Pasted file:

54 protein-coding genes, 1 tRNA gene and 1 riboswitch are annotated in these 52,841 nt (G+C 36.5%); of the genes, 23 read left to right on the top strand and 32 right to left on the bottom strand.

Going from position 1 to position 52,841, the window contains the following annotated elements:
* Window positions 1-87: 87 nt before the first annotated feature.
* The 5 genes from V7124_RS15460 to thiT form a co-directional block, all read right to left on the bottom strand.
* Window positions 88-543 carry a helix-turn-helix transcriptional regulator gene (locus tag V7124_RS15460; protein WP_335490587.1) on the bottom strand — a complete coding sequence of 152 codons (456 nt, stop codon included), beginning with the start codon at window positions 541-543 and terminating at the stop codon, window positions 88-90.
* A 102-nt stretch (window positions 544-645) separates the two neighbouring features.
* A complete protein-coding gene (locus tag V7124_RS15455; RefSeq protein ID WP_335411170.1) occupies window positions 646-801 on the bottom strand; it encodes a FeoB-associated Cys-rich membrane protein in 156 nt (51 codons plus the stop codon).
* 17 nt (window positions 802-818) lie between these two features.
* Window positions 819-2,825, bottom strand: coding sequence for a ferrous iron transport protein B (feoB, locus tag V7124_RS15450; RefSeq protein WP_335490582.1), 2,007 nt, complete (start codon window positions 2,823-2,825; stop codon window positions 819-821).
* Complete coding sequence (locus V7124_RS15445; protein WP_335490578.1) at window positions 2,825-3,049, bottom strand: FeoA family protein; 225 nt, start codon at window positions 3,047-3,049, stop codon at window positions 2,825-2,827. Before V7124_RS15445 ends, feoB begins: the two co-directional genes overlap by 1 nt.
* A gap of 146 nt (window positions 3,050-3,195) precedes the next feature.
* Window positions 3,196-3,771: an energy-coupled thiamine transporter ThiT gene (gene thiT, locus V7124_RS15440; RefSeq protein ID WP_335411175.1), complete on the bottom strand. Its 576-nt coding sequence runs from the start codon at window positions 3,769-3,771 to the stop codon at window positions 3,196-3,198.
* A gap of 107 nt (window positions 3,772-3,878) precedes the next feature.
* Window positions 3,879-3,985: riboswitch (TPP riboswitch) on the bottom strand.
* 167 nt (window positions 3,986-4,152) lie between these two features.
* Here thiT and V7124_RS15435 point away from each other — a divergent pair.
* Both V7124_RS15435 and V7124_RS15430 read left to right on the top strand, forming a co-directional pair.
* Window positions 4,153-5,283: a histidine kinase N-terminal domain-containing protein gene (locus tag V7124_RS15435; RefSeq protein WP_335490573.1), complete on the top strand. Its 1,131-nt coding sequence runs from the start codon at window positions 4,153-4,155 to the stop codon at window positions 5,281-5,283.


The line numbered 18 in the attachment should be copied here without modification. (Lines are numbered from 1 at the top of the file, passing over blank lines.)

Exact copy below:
* Window positions 4,153-5,283: a histidine kinase N-terminal domain-containing protein gene (locus tag V7124_RS15435; RefSeq protein WP_335490573.1), complete on the top strand. Its 1,131-nt coding sequence runs from the start codon at window positions 4,153-4,155 to the stop codon at window positions 5,281-5,283.